In November 1998 we saw the debut of the world’s first digital satellite phone service, and the top two companies that will compete in this new market are giving their best guess as to how many customers they expect to enroll for their products.
Iridium, which begins revenue-generating commercial service on November 1 is sticking to conservative estimates of around 100,000 subscribers for 1998. Those estimates are based on solid customer leads from its advertising campaign initiated in late June 1998.
Analysts Merril Lynch predict that Iridium could have 2.5 million users in 2002 and 3.2 million in 2003.
Parent Motorola is expected to have approximately 5,000 commercial grade handsets available for Iridium’s debut, and plans on producing 70,000 by the end of the year. Its partner, Kyocera, plans on producing 30,000 units by year’s end, and will have 14,000 units available for commercial service in November.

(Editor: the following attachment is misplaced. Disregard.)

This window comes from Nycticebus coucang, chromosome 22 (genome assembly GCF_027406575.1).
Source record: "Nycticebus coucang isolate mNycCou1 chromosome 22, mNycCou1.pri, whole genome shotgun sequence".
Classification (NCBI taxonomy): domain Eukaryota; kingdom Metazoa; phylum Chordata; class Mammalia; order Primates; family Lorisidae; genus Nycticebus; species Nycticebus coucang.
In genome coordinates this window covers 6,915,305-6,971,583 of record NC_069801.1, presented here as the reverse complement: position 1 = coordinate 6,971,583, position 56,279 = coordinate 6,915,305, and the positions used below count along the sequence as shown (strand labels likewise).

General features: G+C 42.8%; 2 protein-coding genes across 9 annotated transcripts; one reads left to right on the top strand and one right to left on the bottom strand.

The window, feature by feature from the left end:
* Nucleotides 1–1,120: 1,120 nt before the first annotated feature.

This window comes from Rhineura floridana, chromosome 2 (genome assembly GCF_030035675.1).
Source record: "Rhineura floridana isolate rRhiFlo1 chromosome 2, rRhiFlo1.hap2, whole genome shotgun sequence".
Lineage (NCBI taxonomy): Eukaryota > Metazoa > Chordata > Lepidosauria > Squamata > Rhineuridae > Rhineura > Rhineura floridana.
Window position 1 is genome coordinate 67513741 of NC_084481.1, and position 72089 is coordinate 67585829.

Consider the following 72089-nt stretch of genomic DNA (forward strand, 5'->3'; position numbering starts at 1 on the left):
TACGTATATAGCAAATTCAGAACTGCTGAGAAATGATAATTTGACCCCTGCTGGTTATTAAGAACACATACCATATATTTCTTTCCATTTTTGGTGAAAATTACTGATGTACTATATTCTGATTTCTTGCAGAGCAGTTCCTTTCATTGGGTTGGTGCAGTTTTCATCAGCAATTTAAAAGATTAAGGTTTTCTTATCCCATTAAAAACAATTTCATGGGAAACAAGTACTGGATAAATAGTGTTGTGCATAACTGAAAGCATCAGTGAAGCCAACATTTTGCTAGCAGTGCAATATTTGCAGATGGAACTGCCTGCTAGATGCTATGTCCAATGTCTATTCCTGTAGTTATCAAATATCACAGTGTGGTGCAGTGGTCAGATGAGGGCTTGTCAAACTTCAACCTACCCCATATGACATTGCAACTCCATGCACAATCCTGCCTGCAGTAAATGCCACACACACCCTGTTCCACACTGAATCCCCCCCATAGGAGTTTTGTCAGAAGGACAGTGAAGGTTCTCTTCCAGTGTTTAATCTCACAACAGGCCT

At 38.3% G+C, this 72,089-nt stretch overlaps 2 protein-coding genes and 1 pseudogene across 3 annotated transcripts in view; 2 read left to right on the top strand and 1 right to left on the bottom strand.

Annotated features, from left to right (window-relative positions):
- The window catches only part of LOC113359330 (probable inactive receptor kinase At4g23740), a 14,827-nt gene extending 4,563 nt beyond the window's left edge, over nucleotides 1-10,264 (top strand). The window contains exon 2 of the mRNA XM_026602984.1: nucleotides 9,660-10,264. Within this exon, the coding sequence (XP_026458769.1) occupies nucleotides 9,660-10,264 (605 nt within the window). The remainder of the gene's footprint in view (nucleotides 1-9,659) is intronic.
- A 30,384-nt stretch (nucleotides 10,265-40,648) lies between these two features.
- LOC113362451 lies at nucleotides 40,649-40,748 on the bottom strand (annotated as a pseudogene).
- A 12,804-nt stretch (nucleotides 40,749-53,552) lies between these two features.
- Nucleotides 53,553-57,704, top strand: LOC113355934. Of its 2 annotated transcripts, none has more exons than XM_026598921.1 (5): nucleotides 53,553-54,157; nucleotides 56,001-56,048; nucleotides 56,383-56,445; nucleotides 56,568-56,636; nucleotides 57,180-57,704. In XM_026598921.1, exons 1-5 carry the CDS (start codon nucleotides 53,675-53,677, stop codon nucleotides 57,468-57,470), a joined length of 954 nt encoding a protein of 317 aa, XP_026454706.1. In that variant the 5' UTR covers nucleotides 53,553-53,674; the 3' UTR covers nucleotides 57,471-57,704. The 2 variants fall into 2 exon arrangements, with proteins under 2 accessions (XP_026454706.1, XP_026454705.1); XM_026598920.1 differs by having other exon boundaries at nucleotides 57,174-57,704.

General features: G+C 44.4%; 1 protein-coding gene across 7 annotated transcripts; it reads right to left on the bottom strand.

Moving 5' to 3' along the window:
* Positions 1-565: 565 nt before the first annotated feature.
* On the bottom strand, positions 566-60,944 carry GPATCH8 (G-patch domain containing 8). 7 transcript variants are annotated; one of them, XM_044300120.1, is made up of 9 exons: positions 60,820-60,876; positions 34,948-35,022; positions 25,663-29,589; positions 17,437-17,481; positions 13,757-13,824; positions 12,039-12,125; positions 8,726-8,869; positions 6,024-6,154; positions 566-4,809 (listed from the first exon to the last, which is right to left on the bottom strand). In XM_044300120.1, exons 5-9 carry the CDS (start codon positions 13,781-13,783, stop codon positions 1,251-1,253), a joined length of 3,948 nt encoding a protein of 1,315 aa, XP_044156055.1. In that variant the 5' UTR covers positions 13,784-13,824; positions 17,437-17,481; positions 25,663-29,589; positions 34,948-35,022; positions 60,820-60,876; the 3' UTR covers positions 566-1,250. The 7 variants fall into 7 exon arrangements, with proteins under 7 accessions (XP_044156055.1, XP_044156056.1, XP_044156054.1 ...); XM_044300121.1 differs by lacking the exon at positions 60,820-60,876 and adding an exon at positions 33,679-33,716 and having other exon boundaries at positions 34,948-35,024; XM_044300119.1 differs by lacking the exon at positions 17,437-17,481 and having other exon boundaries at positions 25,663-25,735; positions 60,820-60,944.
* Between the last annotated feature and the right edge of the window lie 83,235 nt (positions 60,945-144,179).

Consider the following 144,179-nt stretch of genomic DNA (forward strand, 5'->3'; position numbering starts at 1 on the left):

Iridium’s paging service has taken a back seat, and is expected to see a further delay of 15 to 30 days.
Iridium has negotiated more than 270 distribution agreements with service providers and cellular partners serving more than 105 million wireless telephone subscribers in 125 countries and territories.
Meanwhile, Iridium’s main competitor, Loral-backed Globalstar Telecommunications, expects subscribers for its service to reach 2.2 million worldwide by 2002 and 3 million by 2003.
The number of subscribers in China alone is forecast to reach 200,000 in 2002 and grow by 20% annually, according to Ming Louie, Globalstar’s vice-president of Asia Pacific Business Development.
Globalstar’s US$3 billion system is expected to begin operations in the Americas and Europe by September 1999 and will start in China, South Korea and South Africa by October. The company has been troubled by mishaps during its development, including an explosion last month of a rocket carrying 12 satellites, which is reported to have set the company’s plans back by three months.
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